SAN FRANCISCO — The National Nursing Week, which begins today, marks the start of another year for the National Nursers United (NNU), a union that is seeking to extend its influence beyond nursing.
In a letter to its members, the National Association of Nurse Practitioners (NAVP) urged its members to support the nurses union in its fight for better conditions at the nation’s nursing homes, arguing that the nursing home industry is “struggling to recover from the opioid epidemic and the associated coronavirus pandemic” that has hit the country.
The letter came a day after a nurse from the nursing homes state of California died in a heroin overdose in San Francisco.
The crisis has forced hospitals to close hundreds of nursing homes nationwide, with some nursing homes already closing for good.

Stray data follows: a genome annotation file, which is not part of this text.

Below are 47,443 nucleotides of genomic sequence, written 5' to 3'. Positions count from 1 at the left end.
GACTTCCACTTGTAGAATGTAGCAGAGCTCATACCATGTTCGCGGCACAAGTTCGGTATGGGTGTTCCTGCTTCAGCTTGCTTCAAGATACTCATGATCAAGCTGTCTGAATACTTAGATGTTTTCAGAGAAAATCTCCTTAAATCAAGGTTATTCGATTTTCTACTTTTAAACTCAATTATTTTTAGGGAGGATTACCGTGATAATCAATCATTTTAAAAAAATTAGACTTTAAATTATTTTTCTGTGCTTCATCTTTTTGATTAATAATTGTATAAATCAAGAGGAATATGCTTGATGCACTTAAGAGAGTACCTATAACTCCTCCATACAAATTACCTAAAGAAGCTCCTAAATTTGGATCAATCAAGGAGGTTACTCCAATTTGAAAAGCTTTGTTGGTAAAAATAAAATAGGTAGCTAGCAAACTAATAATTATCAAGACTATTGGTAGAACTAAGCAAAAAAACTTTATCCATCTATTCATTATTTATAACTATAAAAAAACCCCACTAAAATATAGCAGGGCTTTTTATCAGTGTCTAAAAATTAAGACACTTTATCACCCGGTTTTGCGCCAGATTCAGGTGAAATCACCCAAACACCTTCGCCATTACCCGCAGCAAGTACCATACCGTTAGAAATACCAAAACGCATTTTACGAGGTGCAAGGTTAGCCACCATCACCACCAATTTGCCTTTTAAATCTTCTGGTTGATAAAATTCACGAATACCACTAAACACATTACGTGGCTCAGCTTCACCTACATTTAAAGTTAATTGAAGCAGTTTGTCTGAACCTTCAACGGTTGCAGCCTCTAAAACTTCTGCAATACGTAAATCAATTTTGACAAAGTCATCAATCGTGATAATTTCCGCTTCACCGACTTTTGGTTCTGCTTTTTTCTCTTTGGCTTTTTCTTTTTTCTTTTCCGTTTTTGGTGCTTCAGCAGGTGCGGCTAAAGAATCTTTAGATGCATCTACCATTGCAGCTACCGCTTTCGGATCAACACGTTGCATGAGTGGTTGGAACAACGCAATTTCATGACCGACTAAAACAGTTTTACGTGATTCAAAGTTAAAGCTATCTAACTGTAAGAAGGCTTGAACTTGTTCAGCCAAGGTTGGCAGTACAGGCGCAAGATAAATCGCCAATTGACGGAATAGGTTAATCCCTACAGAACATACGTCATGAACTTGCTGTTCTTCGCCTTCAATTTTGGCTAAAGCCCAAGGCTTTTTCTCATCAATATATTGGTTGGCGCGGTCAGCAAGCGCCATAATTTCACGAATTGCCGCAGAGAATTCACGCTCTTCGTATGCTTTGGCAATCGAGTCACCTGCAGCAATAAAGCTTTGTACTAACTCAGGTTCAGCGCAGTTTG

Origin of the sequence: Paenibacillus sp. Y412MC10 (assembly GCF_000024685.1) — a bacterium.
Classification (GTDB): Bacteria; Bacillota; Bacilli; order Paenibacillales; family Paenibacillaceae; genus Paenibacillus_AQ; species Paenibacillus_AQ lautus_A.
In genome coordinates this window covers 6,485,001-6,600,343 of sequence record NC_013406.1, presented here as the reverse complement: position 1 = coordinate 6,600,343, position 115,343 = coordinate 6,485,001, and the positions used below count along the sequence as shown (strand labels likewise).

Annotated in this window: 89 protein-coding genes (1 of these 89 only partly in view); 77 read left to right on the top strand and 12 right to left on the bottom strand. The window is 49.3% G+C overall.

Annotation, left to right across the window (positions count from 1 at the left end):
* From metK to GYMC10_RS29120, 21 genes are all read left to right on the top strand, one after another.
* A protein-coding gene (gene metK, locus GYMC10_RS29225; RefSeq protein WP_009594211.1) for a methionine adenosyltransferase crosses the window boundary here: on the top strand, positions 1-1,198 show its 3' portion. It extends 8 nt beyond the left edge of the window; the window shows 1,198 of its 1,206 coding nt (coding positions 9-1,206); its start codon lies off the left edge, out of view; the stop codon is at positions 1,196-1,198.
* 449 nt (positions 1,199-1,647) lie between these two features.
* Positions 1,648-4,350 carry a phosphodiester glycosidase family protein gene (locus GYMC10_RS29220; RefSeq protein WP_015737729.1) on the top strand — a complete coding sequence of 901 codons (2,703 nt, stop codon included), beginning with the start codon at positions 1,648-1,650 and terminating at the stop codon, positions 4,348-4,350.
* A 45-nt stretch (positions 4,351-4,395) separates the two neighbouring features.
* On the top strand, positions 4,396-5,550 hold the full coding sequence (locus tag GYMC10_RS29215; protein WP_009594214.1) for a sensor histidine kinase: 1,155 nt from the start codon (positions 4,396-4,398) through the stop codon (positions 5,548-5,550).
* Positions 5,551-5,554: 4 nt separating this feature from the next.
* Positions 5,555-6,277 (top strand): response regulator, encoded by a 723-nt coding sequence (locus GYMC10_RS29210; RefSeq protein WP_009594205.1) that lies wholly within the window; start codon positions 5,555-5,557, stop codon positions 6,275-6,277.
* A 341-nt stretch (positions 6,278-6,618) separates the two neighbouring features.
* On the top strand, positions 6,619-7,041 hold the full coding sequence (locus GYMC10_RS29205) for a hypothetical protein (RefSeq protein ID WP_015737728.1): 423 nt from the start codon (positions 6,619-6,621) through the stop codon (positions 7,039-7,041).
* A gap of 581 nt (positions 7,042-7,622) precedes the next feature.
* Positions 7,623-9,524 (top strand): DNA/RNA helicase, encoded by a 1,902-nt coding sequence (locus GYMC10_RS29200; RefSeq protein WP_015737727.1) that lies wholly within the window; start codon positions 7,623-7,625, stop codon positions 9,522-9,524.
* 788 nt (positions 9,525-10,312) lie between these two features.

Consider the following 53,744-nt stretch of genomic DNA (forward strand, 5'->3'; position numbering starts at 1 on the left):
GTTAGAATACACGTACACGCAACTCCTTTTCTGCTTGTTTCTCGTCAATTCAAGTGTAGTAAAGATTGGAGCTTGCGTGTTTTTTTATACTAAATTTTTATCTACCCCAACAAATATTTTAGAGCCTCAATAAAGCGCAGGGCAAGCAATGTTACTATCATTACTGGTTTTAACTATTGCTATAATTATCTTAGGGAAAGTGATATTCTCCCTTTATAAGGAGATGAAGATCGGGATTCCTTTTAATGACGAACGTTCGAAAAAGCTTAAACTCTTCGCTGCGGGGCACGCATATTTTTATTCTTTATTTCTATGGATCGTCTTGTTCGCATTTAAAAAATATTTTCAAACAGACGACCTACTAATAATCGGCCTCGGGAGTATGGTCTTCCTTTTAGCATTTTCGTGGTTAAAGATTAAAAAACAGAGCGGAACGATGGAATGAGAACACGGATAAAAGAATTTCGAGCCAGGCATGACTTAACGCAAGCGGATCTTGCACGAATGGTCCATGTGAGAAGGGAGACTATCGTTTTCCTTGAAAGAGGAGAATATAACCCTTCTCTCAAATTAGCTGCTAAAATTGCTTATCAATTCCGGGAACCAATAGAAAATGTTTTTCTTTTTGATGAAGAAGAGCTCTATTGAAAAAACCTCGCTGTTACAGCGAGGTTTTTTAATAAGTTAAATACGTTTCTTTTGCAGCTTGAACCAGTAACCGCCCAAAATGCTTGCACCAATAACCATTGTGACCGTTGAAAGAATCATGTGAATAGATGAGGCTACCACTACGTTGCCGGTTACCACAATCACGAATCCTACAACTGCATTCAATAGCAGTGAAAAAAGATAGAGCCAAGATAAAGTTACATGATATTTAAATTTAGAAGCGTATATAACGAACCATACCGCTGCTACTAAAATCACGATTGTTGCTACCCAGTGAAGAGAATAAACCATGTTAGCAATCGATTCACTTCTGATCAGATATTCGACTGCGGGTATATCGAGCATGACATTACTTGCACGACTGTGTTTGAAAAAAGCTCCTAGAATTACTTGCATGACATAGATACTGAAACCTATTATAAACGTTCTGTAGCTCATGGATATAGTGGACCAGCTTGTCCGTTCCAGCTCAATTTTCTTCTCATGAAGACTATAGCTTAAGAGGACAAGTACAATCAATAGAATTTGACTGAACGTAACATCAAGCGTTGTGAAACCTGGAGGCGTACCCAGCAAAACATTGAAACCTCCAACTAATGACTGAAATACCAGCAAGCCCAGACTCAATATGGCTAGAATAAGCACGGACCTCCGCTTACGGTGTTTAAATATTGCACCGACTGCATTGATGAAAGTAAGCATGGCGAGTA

The outbreak has left many nursing homes with only one full-time nurse for a nursing home, and nursing homes across the country have been struggling to find qualified nurses to fill vacancies.
The NNU, which has a membership of more than 4.4 million members, is the nations largest nurses union.
It has advocated for the expansion of nurse-led centers in the health care system, and has also advocated for a $15 minimum wage.
Nursing homes and other sectors that rely on the services of nurses to provide care to residents are among the sectors that are suffering the most from the pandemic, according to the nurses federation.
In September, the AFL-CIO endorsed the NNUs efforts in its labor contract with the union, which also included the call for the establishment of a national nurse-lead organization.